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BPD puts more officers in the streets after first full fiscal year of Measure N

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In this file photo, Bakersfield police conduct an investigation in Mill Creek Park.

Two months into the first full year of Measure N's 1 percent sales tax increase, the Bakersfield Police Department says noticeable improvements have begun to take place.

The department has held two academies, with the graduates of the first one already patrolling city streets and those in the second set to follow later this month. Counting retirements and other departures, the department has increased the number of sworn officers in its ranks by 25. BPD plans to hold two academies every year for the next few years, and expects to increase its force of sworn personnel from 407 to 507 by 2022, a key promise of the Measure N campaign.

“It is something that is definitely a work in process,” BPD Chief Greg Terry said of the department's Measure N improvements. “We’re just now into year two. It feels like Measure N was years ago, with everything else that we’ve been facing this year, but we are very early into our work.”

In addition to bringing sworn officers on board, the department is in the process of hiring 50 to 70 civilian employees. These new employees will allow more police officers to come out from behind a desk and be assigned other duties.

Already, the department has made good on another of the city’s promises related to Measure N, which is also known as the Public Safety and Vital Services Measure. With the creation of the telephonic report specialist position, BPD has been able to reassign police service technicians into a new burglary response unit.

The new unit provides an in-person response to burglary calls, where previously the public has been required to fill out a form online or through the phone.

“When someone comes into your home it is very personal and it creates a great deal of fear,” Terry said. “There’s just something that strikes each of us, that this is important, and why isn’t somebody coming out here to process for fingerprints?”

In an extensive interview with The Californian, Terry went over his goals for the department over the next few years. Measure N is expected to provide around $58 million in additional funding to the city annually, much of which will go to BPD.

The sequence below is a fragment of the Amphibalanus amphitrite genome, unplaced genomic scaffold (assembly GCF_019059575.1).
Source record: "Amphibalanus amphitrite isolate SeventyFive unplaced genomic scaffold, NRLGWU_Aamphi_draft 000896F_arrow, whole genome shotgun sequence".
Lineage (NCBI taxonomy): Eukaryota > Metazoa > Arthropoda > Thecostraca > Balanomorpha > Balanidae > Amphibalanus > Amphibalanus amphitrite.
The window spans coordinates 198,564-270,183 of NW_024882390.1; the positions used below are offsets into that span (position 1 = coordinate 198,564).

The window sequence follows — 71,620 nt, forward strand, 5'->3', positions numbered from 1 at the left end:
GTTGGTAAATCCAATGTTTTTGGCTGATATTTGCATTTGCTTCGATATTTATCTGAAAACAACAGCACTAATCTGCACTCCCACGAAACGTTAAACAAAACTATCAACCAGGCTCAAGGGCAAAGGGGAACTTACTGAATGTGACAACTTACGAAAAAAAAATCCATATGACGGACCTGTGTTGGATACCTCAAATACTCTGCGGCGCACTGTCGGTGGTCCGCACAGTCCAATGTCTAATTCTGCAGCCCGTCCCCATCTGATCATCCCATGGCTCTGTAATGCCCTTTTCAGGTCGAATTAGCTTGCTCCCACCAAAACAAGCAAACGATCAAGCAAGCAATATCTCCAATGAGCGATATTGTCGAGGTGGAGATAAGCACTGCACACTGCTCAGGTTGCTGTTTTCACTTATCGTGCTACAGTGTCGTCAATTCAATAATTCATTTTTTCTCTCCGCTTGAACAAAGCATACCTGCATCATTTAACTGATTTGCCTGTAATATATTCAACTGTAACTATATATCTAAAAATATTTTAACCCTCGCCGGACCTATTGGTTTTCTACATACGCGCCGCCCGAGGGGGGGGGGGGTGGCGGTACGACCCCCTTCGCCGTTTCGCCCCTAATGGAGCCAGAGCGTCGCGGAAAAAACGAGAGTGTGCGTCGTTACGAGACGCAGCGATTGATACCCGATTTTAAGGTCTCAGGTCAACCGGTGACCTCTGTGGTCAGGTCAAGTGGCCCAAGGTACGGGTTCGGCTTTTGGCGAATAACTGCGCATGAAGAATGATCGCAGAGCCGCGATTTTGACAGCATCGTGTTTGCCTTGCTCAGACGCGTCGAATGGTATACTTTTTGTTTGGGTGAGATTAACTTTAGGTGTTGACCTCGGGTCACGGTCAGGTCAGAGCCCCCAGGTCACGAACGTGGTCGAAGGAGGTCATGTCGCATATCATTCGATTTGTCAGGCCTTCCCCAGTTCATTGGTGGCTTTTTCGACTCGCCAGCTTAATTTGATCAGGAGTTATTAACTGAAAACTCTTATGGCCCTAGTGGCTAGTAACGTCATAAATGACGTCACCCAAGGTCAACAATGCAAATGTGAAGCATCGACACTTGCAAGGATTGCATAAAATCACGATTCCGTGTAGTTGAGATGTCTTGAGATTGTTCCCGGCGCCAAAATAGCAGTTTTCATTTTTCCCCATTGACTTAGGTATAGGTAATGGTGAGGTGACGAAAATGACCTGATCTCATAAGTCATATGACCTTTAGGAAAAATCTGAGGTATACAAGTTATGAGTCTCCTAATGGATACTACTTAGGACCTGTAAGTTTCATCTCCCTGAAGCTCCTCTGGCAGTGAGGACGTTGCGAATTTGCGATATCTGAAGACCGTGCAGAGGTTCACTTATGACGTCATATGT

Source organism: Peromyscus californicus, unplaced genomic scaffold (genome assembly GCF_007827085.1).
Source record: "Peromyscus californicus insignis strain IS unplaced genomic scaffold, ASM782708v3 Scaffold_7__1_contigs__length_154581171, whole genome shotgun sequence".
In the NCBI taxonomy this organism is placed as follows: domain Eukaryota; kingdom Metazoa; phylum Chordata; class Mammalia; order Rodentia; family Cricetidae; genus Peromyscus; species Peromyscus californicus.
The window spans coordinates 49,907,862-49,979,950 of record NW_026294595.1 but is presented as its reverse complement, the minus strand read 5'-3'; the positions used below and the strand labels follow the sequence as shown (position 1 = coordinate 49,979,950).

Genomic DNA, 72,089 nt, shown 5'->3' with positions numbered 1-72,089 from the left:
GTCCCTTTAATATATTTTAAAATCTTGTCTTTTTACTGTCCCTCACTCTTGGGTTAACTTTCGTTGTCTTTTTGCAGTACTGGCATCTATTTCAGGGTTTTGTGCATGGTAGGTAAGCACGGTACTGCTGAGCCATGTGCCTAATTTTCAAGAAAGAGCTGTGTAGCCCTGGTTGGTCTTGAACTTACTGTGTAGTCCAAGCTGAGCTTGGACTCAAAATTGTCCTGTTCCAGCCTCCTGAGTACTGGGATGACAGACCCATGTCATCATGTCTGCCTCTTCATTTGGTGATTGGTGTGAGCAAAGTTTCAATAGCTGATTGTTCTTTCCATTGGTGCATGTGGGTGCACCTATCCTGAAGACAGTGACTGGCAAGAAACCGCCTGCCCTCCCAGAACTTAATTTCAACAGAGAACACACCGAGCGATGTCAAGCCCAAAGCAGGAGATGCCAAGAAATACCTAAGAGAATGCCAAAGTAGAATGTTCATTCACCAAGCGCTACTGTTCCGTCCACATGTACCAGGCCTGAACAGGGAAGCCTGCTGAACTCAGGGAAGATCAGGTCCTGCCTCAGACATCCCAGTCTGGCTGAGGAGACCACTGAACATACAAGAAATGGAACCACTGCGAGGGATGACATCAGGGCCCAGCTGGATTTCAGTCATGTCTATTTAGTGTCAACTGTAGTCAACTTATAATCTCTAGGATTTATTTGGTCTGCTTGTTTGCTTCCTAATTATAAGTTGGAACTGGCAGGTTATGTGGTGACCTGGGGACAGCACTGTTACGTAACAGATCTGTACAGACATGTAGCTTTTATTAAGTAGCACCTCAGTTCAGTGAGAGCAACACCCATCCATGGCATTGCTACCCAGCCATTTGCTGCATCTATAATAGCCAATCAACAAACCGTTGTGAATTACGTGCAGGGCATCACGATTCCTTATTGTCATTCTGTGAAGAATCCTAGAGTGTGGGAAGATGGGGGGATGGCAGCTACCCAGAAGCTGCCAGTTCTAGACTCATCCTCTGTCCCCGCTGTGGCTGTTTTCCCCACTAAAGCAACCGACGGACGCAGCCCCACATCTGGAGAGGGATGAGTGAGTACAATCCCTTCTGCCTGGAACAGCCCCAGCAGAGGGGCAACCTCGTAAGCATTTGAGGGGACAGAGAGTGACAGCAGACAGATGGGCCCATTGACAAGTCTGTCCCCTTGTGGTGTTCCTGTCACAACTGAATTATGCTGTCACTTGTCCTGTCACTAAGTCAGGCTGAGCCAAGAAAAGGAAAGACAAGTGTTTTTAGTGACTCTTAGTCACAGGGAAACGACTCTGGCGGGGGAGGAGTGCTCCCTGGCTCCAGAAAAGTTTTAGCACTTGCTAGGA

Terry said the department’s main goal was reducing the time it takes for officers to respond to “priority one” calls. Currently, the department responds to the highest priority calls in less than seven minutes about 50 percent of the time.

“I find that too long,” Terry said. “The highest priority calls that we have are where people’s lives are at stake. And so, we certainly are focusing on that, and want to improve our response times to those calls. Because when people call us in those situations, they need us there immediately.”

Another important, albeit less flashy goal, is the quest to make the department more efficient. BPD has created a quality assurance unit meant to evaluate its long-term performance.

BPD has also had to contend with the coronavirus pandemic while working to meet the community’s expectations for Measure N. Terry said a few of the department’s employees had come down with COVID-19, but nothing close to the impact that had initially been feared.

"Fortunately the COVID team was really proactive in educating and developing protocols to assure that there were checks and balances," Terry said in reference to a unit designed to create best practices for BPD relating to coronavirus. He added that there had been virtually no reductions in service.

While much work remains to be done in adding a net 100 officers to the force, and the department has had to pivot to address a national reckoning with police tactics, Terry remained confident BPD would see long-term improvement from the Measure N funds. BPD has partnered with Cal State Bakersfield to analyze the various police reform measures that have been proposed and consider which ones could be implemented. A community task force has also been formed.

Over the next few years, the community should be able to notice a difference in BPD, if not for the simple fact that more officers will be patrolling the streets.

“We’ve kind of looked across all of the department in finding different ways to meet the community’s expectation,” Terry said, “with the long-term goal of when you call us, we’re getting there as quickly as possible.”

You can reach Sam Morgen at 661-395-7415. You may also follow him on Twitter @smorgenTBC.